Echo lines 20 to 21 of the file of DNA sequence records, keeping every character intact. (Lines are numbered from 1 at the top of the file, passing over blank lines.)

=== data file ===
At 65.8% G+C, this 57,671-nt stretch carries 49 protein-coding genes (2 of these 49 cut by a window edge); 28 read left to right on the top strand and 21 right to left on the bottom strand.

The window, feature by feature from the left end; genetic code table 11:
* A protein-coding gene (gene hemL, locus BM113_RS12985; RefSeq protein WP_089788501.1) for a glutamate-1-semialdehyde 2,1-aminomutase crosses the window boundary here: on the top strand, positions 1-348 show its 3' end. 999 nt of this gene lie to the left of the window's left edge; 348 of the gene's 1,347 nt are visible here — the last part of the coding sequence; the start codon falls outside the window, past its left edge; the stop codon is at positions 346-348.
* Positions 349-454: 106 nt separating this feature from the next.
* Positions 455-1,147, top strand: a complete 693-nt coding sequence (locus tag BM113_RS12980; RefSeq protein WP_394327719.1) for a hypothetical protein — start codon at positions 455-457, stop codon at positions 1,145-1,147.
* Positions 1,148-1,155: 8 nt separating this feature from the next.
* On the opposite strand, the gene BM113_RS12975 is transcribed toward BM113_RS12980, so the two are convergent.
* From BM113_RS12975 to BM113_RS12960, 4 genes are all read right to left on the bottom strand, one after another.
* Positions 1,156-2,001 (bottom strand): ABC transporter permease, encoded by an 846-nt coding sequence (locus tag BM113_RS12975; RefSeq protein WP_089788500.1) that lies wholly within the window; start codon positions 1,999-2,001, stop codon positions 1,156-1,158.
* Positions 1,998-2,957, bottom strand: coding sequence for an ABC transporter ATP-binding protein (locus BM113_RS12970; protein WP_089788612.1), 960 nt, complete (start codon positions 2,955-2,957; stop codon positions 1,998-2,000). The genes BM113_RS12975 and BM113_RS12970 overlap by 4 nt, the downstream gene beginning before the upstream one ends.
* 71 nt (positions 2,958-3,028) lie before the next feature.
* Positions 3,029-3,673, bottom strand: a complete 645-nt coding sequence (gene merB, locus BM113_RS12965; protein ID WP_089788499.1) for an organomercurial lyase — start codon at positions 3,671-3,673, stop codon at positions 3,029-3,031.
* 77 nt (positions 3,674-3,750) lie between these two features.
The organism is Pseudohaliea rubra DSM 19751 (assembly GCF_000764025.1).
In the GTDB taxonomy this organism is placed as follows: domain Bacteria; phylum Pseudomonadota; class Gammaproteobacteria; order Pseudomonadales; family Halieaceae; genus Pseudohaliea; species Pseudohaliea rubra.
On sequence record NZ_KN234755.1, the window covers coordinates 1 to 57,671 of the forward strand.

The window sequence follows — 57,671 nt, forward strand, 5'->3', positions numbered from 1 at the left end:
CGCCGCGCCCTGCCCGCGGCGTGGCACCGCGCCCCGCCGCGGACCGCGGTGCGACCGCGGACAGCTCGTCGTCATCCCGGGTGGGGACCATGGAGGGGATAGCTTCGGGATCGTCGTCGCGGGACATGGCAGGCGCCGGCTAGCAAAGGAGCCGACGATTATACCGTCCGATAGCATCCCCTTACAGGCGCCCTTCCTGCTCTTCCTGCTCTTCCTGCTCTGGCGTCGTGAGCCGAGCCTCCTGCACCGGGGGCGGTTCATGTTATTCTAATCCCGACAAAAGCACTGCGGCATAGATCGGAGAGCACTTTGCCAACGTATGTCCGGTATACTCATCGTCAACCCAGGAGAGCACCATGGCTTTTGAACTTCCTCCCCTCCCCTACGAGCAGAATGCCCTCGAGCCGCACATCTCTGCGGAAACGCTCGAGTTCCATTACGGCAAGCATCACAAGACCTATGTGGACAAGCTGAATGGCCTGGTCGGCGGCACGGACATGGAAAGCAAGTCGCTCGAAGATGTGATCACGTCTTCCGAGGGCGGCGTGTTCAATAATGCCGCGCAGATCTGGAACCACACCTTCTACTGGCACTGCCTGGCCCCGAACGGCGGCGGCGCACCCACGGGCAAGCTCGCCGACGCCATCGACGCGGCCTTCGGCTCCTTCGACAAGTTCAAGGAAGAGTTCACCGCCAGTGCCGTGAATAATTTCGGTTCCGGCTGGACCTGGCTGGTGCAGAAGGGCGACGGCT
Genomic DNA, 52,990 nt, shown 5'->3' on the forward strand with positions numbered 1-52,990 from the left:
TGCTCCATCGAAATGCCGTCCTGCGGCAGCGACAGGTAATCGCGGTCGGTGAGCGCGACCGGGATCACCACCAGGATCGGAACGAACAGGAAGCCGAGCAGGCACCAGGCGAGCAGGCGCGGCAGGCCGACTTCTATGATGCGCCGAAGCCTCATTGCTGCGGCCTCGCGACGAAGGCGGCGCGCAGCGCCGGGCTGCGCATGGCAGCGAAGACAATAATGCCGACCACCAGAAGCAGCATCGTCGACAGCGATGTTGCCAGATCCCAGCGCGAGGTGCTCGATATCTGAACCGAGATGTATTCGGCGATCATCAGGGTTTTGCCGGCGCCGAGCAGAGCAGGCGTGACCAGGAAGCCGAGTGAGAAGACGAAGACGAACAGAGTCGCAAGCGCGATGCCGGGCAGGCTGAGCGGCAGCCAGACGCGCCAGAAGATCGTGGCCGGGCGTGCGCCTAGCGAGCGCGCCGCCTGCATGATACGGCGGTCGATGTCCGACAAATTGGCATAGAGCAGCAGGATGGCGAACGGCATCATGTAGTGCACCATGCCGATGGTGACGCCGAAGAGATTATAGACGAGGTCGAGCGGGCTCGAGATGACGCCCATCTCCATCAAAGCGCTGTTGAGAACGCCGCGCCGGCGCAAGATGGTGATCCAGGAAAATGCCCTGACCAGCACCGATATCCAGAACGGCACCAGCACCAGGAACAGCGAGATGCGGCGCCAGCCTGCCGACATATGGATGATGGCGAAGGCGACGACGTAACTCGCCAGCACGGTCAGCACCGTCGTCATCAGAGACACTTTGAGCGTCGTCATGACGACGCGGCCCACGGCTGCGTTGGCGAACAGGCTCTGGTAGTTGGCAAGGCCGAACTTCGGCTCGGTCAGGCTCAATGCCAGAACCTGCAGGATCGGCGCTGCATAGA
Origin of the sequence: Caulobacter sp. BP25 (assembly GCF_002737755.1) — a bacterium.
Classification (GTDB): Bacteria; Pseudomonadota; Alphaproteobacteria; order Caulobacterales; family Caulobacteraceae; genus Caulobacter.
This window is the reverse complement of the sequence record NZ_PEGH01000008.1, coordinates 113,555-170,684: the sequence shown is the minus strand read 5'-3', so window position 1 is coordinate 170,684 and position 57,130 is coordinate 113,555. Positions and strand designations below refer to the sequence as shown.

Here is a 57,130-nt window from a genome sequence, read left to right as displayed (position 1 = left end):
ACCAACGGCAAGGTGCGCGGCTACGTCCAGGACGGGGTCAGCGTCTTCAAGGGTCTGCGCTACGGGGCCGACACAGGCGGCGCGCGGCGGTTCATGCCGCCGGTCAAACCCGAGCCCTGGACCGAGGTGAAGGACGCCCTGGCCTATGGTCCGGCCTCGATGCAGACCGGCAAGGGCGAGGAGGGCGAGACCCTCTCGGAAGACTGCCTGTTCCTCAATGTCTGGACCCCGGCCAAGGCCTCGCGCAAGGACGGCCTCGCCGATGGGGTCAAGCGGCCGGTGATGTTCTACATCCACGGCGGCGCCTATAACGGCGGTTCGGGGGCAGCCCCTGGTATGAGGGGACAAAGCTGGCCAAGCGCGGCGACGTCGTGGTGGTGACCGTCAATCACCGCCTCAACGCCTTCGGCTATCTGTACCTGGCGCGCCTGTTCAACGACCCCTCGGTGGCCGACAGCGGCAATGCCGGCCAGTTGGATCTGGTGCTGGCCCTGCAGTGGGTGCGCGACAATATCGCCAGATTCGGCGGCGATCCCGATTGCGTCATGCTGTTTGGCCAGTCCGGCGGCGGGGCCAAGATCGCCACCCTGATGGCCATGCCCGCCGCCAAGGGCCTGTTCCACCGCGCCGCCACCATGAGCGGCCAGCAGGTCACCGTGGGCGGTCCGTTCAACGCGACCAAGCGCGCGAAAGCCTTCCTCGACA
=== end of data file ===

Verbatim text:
TGCTCCATCGAAATGCCGTCCTGCGGCAGCGACAGGTAATCGCGGTCGGTGAGCGCGACCGGGATCACCACCAGGATCGGAACGAACAGGAAGCCGAGCAGGCACCAGGCGAGCAGGCGCGGCAGGCCGACTTCTATGATGCGCCGAAGCCTCATTGCTGCGGCCTCGCGACGAAGGCGGCGCGCAGCGCCGGGCTGCGCATGGCAGCGAAGACAATAATGCCGACCACCAGAAGCAGCATCGTCGACAGCGATGTTGCCAGATCCCAGCGCGAGGTGCTCGATATCTGAACCGAGATGTATTCGGCGATCATCAGGGTTTTGCCGGCGCCGAGCAGAGCAGGCGTGACCAGGAAGCCGAGTGAGAAGACGAAGACGAACAGAGTCGCAAGCGCGATGCCGGGCAGGCTGAGCGGCAGCCAGACGCGCCAGAAGATCGTGGCCGGGCGTGCGCCTAGCGAGCGCGCCGCCTGCATGATACGGCGGTCGATGTCCGACAAATTGGCATAGAGCAGCAGGATGGCGAACGGCATCATGTAGTGCACCATGCCGATGGTGACGCCGAAGAGATTATAGACGAGGTCGAGCGGGCTCGAGATGACGCCCATCTCCATCAAAGCGCTGTTGAGAACGCCGCGCCGGCGCAAGATGGTGATCCAGGAAAATGCCCTGACCAGCACCGATATCCAGAACGGCACCAGCACCAGGAACAGCGAGATGCGGCGCCAGCCTGCCGACATATGGATGATGGCGAAGGCGACGACGTAACTCGCCAGCACGGTCAGCACCGTCGTCATCAGAGACACTTTGAGCGTCGTCATGACGACGCGGCCCACGGCTGCGTTGGCGAACAGGCTCTGGTAGTTGGCAAGGCCGAACTTCGGCTCGGTCAGGCTCAATGCCAGAACCTGCAGGATCGGCGCTGCATAGA
Origin of the sequence: Caulobacter sp. BP25 (assembly GCF_002737755.1) — a bacterium.